Dr. Downie: Some people who watch medicine on TV believe that they instantly become doctors. Additionally, patients underestimate the difficulty and expertise involved with cosmetic procedures. They think everything is easier than it actually is. I handle this by educating my patients. I talk to them about what to expect with every procedure.

How can core specialists ensure practice success, protect patients?

Dr. Niamtu: Education should be seamless and benefit all. Could you imagine anyone saying that “only core” should be able to use antibiotics? I am happy to teach anyone who wants to learn and has the background, training, and legal status to become competent. Am I worried about these people taking my business? Not really, most of them will just dabble in it and this is a free market economy so they are going have to work harder than I do to make a dent, and I work pretty darn hard.

Although injectables are controlled by a relatively small number of specialties now, I predict the future will be very different and like many other countries you will see a much more ecumenical dispersion of practitioners providing these services. Some of them will not be proficient and they will have outcome and legal problems. Others may become busier than the mainstream injectors because they are good and have predictable outcomes.

The only doctors who should fear competition are those who are not committed to excellence and allow others to overtake them by providing better patient service, experience and outcomes. None of us look forward to having 10 more offices next door doing what we do, but life is all about competition and upping your game. The elective medical and surgical business is no different.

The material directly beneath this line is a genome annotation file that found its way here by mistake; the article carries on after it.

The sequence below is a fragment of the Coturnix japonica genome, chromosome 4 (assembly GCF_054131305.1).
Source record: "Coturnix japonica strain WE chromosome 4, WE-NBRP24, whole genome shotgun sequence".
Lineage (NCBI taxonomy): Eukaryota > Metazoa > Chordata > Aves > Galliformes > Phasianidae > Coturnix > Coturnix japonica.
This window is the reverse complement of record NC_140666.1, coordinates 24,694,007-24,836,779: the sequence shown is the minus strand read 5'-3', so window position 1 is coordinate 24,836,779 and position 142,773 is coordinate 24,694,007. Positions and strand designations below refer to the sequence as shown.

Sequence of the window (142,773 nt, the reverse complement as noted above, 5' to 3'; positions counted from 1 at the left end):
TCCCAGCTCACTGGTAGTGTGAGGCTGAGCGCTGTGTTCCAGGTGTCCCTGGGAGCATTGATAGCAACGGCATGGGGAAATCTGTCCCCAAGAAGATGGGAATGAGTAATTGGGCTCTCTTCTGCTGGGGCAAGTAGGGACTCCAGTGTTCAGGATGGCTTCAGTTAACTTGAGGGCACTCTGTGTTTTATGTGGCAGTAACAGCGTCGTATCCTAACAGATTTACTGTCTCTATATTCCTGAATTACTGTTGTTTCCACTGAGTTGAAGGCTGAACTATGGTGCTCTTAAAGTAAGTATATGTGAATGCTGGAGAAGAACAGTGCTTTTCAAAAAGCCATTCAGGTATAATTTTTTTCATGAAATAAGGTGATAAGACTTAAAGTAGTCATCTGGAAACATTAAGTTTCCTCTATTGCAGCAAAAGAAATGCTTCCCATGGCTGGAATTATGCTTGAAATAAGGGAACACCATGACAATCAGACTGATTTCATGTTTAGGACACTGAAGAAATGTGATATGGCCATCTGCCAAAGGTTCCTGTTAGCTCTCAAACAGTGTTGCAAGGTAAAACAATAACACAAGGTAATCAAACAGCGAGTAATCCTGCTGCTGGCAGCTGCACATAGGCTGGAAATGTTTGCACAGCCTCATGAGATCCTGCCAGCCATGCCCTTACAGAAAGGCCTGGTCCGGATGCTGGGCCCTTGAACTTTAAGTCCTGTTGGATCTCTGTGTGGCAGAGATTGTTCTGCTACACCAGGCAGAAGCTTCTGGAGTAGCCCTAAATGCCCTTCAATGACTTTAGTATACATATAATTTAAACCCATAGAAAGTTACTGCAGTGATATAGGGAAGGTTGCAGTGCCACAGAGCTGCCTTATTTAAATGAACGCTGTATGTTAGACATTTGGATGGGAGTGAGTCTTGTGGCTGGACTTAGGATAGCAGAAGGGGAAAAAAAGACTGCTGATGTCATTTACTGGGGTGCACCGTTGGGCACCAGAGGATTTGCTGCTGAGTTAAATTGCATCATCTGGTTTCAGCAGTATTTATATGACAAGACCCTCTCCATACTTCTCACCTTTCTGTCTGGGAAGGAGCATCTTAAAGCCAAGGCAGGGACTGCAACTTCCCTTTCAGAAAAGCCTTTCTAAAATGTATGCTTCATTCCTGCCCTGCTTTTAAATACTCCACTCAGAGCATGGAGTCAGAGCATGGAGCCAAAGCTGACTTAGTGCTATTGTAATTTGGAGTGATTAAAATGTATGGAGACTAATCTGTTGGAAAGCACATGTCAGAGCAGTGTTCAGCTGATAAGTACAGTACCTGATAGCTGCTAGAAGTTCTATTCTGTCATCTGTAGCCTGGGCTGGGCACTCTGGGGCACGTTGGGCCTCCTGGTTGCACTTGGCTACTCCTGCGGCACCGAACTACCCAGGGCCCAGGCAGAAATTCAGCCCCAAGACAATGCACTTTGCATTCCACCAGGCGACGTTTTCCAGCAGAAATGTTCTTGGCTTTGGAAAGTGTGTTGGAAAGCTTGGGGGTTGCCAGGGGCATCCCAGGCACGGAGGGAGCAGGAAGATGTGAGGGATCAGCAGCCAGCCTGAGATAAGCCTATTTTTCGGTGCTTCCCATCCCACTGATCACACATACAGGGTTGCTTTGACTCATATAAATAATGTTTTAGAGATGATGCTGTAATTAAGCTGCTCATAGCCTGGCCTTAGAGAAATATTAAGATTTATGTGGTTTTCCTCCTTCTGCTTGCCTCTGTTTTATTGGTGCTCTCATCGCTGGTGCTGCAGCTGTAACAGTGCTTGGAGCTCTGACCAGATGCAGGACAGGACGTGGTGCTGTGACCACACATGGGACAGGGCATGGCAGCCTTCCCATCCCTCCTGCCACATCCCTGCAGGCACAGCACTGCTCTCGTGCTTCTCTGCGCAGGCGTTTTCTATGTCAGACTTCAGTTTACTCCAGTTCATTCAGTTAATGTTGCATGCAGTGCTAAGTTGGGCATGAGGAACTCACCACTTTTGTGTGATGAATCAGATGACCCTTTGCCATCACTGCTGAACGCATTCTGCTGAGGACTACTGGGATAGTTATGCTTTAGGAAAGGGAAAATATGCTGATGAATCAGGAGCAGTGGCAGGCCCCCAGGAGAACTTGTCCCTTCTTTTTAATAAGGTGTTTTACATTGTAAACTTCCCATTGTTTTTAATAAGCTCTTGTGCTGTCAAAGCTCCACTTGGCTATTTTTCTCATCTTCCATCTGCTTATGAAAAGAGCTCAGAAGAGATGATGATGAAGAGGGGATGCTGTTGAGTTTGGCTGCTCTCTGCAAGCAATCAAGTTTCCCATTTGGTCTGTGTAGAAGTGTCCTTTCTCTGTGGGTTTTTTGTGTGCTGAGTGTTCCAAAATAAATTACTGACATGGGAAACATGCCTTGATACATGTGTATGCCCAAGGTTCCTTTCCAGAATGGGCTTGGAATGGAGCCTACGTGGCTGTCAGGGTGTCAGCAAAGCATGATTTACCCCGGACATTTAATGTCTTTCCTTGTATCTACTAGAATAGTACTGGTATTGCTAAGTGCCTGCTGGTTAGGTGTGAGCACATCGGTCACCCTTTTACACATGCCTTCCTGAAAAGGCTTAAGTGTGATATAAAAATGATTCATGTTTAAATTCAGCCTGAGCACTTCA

Dr. Walden: Consistent messaging and public education about the training, credentialing, board certification, and recertification process that we as core providers/MDs go through is key. Our professional societies can also leverage their ability to reach a larger audience for us to further that message. ASAPS had done a great job with this via their Smart Beauty Guide campaign ( 

Dr. Buford: Education is key as is transparency. I emphasize to all of my patients how experienced I am with a particular procedure and what I have seen in my practice…I encourage them to ask me as many questions about my background as possible and encourage them to do the same with any other practitioner they are potentially working with. I find that many practitioners new to the aesthetic arena are not as transparent and certainly not as truthful. I also explain that it costs far more to fix a bad result than it does to get a procedure done right the first time around.